As the world of law and order develops, issues of discrimination and civil rights often arise in the workplace, resulting in unfair and unwarranted treatment. Individuals experiencing this discrimination often come to labor law attorneys and their respective labor law paralegals for help, thus requiring labor law paralegals to have in-depth knowledge of the Fail Labor Standards Act, Title VII of the Civil Rights Act, and the Americans with Disabilities Act.


As inflation continues to affect the economy, changes in minimum wage also occur, resulting in the need for standards in this area. When employers do not uphold these standards (or those of overtime pay, medical and family benefits, or any other related law), Labor Law Paralegals must be able to assist attorneys in ensuring justice for their clients.

Workers’ Compensation

This is another issue which affects employees, and include both federal and state programs, some of which include:

  • Energy Employees Occupational Illness Compensation Program
  • Black Lung Benefits Program
  • Longshore and Harbor Workers’ Compensation Program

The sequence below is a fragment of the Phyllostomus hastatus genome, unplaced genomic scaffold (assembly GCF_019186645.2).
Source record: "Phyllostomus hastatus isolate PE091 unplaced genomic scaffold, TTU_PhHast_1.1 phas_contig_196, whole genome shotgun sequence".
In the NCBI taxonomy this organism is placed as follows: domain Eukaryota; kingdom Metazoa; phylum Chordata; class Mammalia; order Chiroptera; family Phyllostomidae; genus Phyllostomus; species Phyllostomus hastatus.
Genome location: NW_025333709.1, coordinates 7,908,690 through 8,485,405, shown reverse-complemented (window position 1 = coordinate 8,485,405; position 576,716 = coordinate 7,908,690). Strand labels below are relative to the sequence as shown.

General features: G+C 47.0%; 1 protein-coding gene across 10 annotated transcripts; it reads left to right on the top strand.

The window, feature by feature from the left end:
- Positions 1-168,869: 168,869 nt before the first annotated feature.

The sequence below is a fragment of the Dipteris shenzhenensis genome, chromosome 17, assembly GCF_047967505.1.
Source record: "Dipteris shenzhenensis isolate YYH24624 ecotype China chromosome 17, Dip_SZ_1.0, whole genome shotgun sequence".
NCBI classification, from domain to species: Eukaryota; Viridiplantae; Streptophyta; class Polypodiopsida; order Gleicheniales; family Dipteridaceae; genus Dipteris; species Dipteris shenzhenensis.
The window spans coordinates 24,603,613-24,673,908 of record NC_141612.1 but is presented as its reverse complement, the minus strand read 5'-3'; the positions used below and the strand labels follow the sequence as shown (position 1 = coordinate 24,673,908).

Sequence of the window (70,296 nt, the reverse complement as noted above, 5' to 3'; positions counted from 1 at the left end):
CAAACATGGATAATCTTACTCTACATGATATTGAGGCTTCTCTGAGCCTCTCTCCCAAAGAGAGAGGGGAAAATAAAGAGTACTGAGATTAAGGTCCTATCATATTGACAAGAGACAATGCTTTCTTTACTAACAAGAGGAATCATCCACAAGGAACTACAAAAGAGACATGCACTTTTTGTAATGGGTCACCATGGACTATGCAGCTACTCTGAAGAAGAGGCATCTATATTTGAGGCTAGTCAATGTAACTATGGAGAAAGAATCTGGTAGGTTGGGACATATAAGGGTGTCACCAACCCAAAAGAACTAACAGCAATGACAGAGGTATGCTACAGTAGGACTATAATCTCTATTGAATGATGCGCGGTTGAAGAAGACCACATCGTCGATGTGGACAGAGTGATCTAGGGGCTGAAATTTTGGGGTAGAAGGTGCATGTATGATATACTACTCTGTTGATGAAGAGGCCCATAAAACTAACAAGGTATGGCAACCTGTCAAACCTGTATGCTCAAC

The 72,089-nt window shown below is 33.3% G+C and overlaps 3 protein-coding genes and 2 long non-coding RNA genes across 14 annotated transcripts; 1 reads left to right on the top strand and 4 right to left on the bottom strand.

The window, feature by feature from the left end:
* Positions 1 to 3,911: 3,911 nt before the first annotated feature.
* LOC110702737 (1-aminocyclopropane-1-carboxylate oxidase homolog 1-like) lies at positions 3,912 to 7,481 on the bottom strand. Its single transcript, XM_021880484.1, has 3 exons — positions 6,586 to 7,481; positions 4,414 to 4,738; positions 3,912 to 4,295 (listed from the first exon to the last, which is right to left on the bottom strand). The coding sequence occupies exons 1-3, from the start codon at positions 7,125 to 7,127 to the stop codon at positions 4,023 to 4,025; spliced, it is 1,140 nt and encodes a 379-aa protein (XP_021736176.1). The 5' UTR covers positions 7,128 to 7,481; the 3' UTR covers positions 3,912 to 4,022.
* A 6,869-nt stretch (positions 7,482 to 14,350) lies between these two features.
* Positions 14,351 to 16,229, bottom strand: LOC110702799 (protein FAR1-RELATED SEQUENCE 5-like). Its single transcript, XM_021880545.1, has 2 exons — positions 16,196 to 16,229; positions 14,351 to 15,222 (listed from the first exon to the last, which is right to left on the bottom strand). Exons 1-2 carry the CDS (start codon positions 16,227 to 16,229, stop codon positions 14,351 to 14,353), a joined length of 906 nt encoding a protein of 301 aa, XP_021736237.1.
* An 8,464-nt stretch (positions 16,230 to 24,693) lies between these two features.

Safety and Health

Employers are legally held to certain standards concerning work conditions, which are vital to employee health in some fields more than others, but all of which must be upheld with the help of Labor Law Attorneys and Paralegals.
Because of these various tasks and areas of specialties involved with a career in this field, Labor Law Paralegals have the option to work for a variety of attorneys, including advocacy, legal advising, medication, litigation, and many others. Ultimately, the job tasks for this career require skills that must be acquired through education and experience, which is detailed below.

Becoming a Labor Law Paralegal

The first step to becoming a Labor Law Paralegal is to earn a credible education from a college or university that has been approved by the American Bar Association, or ABA. Many of these programs offer associate degrees or bachelor’s degrees, while others provide certification programs in Paralegal Studies. It is important to note that there is not a standard educational requirement for most careers as a Labor Law Paralegal, but the Association for Paralegal Education and the National Association of Legal Assistants suggest enrolling in a program which offers a minimum of 60 credit hours in order to become properly prepared for a job in this field.